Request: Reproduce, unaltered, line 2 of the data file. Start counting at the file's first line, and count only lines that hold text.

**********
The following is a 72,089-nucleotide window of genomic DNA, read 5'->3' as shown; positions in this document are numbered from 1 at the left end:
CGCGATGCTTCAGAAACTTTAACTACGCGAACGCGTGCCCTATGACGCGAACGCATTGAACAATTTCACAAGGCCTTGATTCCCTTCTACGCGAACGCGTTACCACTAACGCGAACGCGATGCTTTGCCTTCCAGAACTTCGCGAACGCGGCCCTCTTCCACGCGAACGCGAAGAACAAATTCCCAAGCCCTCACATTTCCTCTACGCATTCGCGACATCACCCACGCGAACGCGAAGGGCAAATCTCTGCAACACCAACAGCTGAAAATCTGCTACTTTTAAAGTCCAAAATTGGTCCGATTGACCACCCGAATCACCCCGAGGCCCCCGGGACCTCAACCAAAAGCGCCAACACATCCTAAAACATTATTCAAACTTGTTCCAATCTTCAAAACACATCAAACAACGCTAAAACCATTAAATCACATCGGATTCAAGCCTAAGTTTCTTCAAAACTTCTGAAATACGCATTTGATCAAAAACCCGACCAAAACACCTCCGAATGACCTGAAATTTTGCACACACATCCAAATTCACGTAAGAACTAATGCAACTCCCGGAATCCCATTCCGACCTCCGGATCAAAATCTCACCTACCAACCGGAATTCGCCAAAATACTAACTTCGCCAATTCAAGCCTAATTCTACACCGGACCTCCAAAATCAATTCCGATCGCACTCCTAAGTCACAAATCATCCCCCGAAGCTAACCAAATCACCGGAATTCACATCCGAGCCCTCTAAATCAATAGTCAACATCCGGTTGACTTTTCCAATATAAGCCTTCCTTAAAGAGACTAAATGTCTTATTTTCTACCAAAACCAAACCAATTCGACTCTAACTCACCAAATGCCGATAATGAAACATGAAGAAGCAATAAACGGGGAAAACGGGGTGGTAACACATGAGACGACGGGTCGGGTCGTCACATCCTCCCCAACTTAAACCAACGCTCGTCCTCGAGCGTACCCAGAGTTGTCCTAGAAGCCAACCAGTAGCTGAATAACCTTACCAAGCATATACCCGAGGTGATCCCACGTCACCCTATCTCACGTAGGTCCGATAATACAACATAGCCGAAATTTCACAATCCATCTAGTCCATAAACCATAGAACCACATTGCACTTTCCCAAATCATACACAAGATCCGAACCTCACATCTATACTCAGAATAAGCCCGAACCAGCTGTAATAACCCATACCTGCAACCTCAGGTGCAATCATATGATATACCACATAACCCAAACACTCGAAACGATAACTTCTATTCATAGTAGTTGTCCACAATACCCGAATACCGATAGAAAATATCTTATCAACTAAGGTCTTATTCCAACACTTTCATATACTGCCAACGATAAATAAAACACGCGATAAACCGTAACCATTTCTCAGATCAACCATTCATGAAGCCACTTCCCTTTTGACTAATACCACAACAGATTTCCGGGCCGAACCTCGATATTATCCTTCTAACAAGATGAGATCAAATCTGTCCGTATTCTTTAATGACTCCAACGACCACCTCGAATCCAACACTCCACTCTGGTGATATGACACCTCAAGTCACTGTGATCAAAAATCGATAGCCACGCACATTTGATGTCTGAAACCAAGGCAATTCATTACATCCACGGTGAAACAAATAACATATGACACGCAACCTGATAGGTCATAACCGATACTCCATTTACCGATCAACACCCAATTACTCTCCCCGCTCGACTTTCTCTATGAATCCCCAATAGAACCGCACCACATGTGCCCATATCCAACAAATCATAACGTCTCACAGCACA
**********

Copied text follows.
CGCGATGCTTCAGAAACTTTAACTACGCGAACGCGTGCCCTATGACGCGAACGCATTGAACAATTTCACAAGGCCTTGATTCCCTTCTACGCGAACGCGTTACCACTAACGCGAACGCGATGCTTTGCCTTCCAGAACTTCGCGAACGCGGCCCTCTTCCACGCGAACGCGAAGAACAAATTCCCAAGCCCTCACATTTCCTCTACGCATTCGCGACATCACCCACGCGAACGCGAAGGGCAAATCTCTGCAACACCAACAGCTGAAAATCTGCTACTTTTAAAGTCCAAAATTGGTCCGATTGACCACCCGAATCACCCCGAGGCCCCCGGGACCTCAACCAAAAGCGCCAACACATCCTAAAACATTATTCAAACTTGTTCCAATCTTCAAAACACATCAAACAACGCTAAAACCATTAAATCACATCGGATTCAAGCCTAAGTTTCTTCAAAACTTCTGAAATACGCATTTGATCAAAAACCCGACCAAAACACCTCCGAATGACCTGAAATTTTGCACACACATCCAAATTCACGTAAGAACTAATGCAACTCCCGGAATCCCATTCCGACCTCCGGATCAAAATCTCACCTACCAACCGGAATTCGCCAAAATACTAACTTCGCCAATTCAAGCCTAATTCTACACCGGACCTCCAAAATCAATTCCGATCGCACTCCTAAGTCACAAATCATCCCCCGAAGCTAACCAAATCACCGGAATTCACATCCGAGCCCTCTAAATCAATAGTCAACATCCGGTTGACTTTTCCAATATAAGCCTTCCTTAAAGAGACTAAATGTCTTATTTTCTACCAAAACCAAACCAATTCGACTCTAACTCACCAAATGCCGATAATGAAACATGAAGAAGCAATAAACGGGGAAAACGGGGTGGTAACACATGAGACGACGGGTCGGGTCGTCACATCCTCCCCAACTTAAACCAACGCTCGTCCTCGAGCGTACCCAGAGTTGTCCTAGAAGCCAACCAGTAGCTGAATAACCTTACCAAGCATATACCCGAGGTGATCCCACGTCACCCTATCTCACGTAGGTCCGATAATACAACATAGCCGAAATTTCACAATCCATCTAGTCCATAAACCATAGAACCACATTGCACTTTCCCAAATCATACACAAGATCCGAACCTCACATCTATACTCAGAATAAGCCCGAACCAGCTGTAATAACCCATACCTGCAACCTCAGGTGCAATCATATGATATACCACATAACCCAAACACTCGAAACGATAACTTCTATTCATAGTAGTTGTCCACAATACCCGAATACCGATAGAAAATATCTTATCAACTAAGGTCTTATTCCAACACTTTCATATACTGCCAACGATAAATAAAACACGCGATAAACCGTAACCATTTCTCAGATCAACCATTCATGAAGCCACTTCCCTTTTGACTAATACCACAACAGATTTCCGGGCCGAACCTCGATATTATCCTTCTAACAAGATGAGATCAAATCTGTCCGTATTCTTTAATGACTCCAACGACCACCTCGAATCCAACACTCCACTCTGGTGATATGACACCTCAAGTCACTGTGATCAAAAATCGATAGCCACGCACATTTGATGTCTGAAACCAAGGCAATTCATTACATCCACGGTGAAACAAATAACATATGACACGCAACCTGATAGGTCATAACCGATACTCCATTTACCGATCAACACCCAATTACTCTCCCCGCTCGACTTTCTCTATGAATCCCCAATAGAACCGCACCACATGTGCCCATATCCAACAAATCATAACGTCTCACAGCACA